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A German politician was accused of using the Nazi slogan

A German politician was accused of using the Nazi slogan

The armed organization Sturmabteilung, SA, paved the way for Adolf Hitler's rise to power in 1933. Its members, also known as the Brown Shirts, protected Nazi demonstrations and harassed Jews and political opponents. The group's slogan was “Alles für Deutschland” – everything for Germany.

Now German politician and history teacher Björn Höcke is on trial for repeating this expression in two political speeches. In May 2021, the politician, who represents the right-wing nationalist Alternative for Germany party, was said to have used the slogan in a speech in the city of Merseburg. In December 2023, he allegedly allowed the crowd to chant “Deutschland” after saying “Alles für” himself.

In Germany, it is a criminal offense to use symbols or logos associated with banned organizations in public places. Anyone who violates the law risks imprisonment for up to three years.

The trial of Björn Höcke It started Thursday morning in the German city of Halle. Björn Höcke denies the accusations, and says he did not know the expression he used was linked to SA. When the politician was asked about the accusations in a television interview last week, he said that the expression was used in all possible contexts.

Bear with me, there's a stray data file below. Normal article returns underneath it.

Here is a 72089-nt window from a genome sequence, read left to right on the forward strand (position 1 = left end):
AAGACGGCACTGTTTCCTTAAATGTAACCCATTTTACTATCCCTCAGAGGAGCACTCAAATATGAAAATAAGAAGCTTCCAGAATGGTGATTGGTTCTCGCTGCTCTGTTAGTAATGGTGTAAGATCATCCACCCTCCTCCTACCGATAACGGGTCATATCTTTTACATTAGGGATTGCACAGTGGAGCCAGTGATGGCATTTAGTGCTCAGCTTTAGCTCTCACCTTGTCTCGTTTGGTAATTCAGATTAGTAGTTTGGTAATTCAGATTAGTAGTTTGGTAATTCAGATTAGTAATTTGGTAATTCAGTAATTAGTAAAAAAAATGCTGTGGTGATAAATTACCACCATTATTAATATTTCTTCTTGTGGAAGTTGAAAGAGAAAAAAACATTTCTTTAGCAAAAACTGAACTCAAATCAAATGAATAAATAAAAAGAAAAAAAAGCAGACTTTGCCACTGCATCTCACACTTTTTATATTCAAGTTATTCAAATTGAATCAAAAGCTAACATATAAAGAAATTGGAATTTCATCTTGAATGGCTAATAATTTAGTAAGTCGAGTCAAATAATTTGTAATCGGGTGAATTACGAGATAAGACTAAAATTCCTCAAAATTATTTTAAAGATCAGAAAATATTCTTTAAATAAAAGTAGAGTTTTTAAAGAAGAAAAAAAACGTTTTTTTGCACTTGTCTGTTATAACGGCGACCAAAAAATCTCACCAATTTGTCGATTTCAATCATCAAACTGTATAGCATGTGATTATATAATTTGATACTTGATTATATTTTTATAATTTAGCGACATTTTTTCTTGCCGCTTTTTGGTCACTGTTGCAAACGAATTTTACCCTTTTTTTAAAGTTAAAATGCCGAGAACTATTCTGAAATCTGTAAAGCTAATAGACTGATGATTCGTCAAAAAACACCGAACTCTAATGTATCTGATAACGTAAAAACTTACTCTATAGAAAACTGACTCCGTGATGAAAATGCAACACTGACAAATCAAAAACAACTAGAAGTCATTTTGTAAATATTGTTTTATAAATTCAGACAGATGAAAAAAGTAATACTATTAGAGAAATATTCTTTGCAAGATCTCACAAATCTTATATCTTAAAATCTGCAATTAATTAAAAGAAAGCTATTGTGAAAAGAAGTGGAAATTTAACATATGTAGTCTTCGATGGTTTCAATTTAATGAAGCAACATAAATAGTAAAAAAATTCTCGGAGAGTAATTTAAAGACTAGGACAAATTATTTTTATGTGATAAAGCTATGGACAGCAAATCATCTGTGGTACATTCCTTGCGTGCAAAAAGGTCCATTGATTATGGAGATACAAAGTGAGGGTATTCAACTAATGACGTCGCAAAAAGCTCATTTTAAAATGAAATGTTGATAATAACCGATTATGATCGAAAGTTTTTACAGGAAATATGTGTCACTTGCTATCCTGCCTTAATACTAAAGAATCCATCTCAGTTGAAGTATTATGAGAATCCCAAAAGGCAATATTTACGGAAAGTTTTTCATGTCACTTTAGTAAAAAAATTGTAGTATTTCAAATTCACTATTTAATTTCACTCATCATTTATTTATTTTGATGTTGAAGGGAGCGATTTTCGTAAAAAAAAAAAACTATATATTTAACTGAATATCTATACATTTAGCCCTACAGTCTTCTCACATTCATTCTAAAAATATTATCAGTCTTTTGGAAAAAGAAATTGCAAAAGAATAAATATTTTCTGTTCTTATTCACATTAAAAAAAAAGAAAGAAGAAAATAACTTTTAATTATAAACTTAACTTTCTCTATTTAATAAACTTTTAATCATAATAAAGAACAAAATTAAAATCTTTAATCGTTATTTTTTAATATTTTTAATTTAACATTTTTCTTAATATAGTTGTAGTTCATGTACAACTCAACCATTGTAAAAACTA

– The telecommunications company used it in its advertisements! Bjorn Hauck claimed.

Photo: Jan Woytas/TT

The politician was referring to the large German company Deutsche Telekom. But the claim was not true, and after harsh criticism from the company, the politician was forced to take it back.

Political scientist Dirk Borstel, who researches extremism at the University of Dortmund, tells radio station Deutschlandfunk that it is unlikely that Björn Höcke was not aware of the connection between the SA and the slogan. According to the expert, trying to challenge the limits of what can be said in Germany is a conscious political strategy among many right-wing nationalists.

– It is mainly about relativizing the Holocaust, and about the question of whether National Socialism is bad or not. Dirk Borstel says Hockey is testing these limits.

Bjorn Hockey is 52 years old He leads the Alternative for Germany party in the state of Thuringia, which heads to the polls next September. The party leads by a large margin in the latest opinion polls. Weighting from various institutes gives the Alternative for Germany party 30 percent of the votes, while the Christian Democratic Union comes in second place with 20 percent.

A conviction could mean Björn Höcke is barred from running for election.

The trial is scheduled to end in mid-May.

Read more:

Dissenters warn against the right-wing nationalist Alternative for Germany party

The AfD is suspected of threatening democracy – and now voices are rising to ban the party

Protests against right-wing extremism continue across Germany

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